I hear investors lament about the “good old days,” often where rates on certificates of deposit paid handsomely. For example, in 1989, the year I started in financial services, a one-year CD yield averaged 7.95%. Inflation at the time was 5.39%. After taxes, investors barely earned anything, but boy, those good old days were really somethin’ weren’t they?

We’re all inflation experts because we live with it daily. It’s an insidious financial shadow. It follows us everywhere. We just lose perspective at times as the shadow ebbs and flows, shrinks and expands depending on our spending behavior. Interestingly, as humans, we tend to anchor to times when inflation hit us the hardest.

I’m not saying inflation isn’t important. The dilemma is that a majority of brokers will blindly adhere to default inflation rates provided in their respective financial planning software. If inaccurate inflation rates are employed, or not personalized for a household’s goals, they have the potential to under or overestimate spending needs, especially throughout retirement.

As an investor, I want you to be prepared to consider inflation in a logical manner (perhaps teach your financial partner a thing or two).

Here are 3 concepts to remember.

2). Specific financial goals may require varied rates of inflation.

A financial plan is a voluminous snapshot of wealth building in process. A plan (hopefully, along with a knowledgeable financial partner), helps forecast how specific actions can lead to success (or failure) to meet future goals. However, the effectiveness of a plan is only as good as the inputs employed to create it.

The adage of “garbage in, garbage out,” not only goes for the accuracy of personal financial information shared to prepare the plan, it also applies to the asset-class returns and inflation estimates employed. Financial planning software is user-ready with built-in assumptions about returns and inflation estimates; it’s the responsibility of your advisor or brokerage firm to review defaults and decide if or when they require change. For example, one of several programs we utilize at RIA defaults to the Consumer Price Index (CPI) for its base inflation rate. A series of default projected asset class returns are also provided.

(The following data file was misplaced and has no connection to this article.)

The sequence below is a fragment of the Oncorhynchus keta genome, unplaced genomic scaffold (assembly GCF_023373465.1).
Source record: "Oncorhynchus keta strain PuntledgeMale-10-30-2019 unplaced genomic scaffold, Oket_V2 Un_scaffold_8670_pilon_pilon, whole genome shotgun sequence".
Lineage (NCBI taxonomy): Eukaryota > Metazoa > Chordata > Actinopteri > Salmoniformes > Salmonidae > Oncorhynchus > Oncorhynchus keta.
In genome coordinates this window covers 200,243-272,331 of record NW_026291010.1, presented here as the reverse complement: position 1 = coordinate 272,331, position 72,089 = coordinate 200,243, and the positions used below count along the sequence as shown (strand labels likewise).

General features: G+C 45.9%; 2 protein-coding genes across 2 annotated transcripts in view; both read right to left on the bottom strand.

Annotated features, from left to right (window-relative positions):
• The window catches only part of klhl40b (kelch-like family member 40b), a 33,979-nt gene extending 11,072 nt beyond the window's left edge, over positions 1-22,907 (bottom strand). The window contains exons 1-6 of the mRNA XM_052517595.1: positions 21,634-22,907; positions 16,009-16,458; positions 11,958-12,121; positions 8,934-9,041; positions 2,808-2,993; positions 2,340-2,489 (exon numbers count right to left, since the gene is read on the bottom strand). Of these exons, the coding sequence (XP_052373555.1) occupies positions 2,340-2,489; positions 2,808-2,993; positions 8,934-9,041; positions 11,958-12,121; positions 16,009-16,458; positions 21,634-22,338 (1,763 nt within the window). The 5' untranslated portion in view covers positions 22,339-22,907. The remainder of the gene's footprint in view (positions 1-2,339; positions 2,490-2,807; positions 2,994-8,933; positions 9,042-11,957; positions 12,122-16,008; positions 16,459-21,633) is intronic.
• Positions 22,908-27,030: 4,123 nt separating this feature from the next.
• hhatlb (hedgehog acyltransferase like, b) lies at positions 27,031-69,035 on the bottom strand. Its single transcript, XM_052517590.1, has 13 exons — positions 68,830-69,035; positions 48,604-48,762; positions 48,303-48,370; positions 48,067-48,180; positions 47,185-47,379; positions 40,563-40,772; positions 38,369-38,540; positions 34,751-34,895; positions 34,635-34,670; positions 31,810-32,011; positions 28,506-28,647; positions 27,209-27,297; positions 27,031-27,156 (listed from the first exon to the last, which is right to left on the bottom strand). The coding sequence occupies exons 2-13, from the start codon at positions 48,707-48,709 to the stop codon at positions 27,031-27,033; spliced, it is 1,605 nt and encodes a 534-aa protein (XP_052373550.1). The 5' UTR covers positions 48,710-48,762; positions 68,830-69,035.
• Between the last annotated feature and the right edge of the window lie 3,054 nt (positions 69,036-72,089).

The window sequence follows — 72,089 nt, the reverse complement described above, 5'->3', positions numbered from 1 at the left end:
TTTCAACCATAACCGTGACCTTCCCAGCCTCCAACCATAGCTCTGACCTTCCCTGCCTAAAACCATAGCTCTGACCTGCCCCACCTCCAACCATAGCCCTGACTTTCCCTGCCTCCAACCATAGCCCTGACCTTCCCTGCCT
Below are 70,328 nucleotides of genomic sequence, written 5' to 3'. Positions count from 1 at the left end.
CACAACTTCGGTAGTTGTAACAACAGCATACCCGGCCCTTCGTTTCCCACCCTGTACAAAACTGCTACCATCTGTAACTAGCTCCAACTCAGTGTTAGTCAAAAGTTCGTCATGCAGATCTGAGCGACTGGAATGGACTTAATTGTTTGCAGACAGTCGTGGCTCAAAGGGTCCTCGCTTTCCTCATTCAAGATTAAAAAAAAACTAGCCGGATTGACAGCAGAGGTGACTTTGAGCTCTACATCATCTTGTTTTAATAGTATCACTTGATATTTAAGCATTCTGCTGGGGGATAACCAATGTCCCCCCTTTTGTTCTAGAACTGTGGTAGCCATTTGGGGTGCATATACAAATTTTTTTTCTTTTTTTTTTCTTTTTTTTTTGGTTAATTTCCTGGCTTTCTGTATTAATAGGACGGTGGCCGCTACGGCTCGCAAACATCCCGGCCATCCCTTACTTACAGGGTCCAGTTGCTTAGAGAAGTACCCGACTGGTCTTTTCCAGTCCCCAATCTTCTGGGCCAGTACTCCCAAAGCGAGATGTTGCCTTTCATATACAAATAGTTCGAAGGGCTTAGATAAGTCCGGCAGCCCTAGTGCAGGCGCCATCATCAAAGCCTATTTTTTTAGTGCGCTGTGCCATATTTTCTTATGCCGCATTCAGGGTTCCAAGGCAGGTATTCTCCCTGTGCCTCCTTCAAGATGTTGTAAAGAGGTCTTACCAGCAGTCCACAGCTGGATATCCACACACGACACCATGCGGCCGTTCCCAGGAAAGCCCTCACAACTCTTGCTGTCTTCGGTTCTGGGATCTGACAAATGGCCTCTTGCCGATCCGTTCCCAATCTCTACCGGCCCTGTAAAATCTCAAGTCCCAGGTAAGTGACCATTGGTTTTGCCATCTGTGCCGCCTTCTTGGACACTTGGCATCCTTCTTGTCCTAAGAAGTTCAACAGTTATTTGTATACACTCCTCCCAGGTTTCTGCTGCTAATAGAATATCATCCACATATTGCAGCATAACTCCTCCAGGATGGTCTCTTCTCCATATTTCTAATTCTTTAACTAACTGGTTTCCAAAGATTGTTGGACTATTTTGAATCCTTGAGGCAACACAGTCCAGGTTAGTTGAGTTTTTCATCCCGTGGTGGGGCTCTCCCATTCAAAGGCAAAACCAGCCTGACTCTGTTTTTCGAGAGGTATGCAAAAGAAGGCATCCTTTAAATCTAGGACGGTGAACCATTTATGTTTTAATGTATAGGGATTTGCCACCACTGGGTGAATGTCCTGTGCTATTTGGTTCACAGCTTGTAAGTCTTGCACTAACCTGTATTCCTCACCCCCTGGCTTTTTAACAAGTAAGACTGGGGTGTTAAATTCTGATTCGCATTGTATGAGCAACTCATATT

As a group, we annually review these inputs and update if warranted. Early in 2018, we decided to reduce forecasted returns on every asset class due to stretched fundamentals, excluding international and emerging markets. Although our investment committee finds international stocks attractive from a valuation perspective, we maintain zero broad exposure to them. I’m getting ahead of myself as I expand on valuations in the second blog post of the series.

As a reminder, the Consumer Price Index is the average change over time in prices paid for a market basket of consumer goods and services. There are two target populations or groups the Bureau of Labor Statistics calculates for its main series: All Urban Consumers (the “CPI-U” population), and Urban Wage Earners and Clerical Workers (the “CPI-W” population).